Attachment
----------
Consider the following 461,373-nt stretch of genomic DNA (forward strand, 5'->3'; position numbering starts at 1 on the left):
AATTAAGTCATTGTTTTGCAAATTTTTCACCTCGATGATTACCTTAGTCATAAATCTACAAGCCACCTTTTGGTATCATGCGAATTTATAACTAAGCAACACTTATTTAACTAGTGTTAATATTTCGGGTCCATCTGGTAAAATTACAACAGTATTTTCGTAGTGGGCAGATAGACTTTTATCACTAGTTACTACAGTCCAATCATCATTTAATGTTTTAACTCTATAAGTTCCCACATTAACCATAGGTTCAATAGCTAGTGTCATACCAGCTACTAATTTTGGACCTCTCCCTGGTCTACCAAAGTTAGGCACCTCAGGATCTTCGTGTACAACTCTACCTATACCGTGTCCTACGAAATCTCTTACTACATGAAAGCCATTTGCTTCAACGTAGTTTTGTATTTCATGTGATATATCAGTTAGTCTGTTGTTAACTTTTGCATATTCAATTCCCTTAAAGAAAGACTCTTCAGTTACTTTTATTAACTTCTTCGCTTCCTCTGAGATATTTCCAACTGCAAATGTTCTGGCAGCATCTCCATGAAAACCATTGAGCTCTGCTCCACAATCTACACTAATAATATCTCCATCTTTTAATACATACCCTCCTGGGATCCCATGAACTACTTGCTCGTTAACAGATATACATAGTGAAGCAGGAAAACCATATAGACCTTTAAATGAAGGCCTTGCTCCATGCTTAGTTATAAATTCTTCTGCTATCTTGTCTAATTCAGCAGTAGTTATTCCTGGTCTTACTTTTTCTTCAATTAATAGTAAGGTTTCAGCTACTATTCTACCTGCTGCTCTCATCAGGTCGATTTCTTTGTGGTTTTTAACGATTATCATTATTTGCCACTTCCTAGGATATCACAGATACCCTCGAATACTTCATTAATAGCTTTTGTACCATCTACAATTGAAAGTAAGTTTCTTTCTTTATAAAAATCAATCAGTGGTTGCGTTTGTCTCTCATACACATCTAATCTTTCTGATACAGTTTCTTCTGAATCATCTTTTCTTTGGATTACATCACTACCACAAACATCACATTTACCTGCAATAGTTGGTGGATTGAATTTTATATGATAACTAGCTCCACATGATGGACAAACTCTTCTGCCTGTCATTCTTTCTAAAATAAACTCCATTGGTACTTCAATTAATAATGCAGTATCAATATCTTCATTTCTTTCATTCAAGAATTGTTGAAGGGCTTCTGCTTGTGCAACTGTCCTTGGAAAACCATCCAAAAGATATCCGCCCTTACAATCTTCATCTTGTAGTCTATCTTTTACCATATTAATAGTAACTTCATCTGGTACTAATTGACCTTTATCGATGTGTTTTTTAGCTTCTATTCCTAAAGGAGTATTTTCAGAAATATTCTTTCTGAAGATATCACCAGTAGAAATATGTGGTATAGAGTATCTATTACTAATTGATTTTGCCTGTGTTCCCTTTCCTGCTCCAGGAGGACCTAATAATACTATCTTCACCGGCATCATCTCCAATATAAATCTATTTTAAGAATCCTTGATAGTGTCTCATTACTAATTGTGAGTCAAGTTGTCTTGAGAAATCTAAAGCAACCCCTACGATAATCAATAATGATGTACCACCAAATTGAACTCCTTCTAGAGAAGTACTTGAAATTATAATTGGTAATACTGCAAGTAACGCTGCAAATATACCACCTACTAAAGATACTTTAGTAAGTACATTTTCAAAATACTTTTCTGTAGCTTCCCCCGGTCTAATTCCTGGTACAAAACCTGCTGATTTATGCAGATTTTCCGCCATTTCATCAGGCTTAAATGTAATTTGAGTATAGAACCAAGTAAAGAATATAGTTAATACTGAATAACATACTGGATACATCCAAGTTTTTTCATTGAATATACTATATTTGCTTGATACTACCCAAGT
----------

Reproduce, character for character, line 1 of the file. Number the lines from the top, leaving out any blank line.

Consider the following 461,373-nt stretch of genomic DNA (forward strand, 5'->3'; position numbering starts at 1 on the left):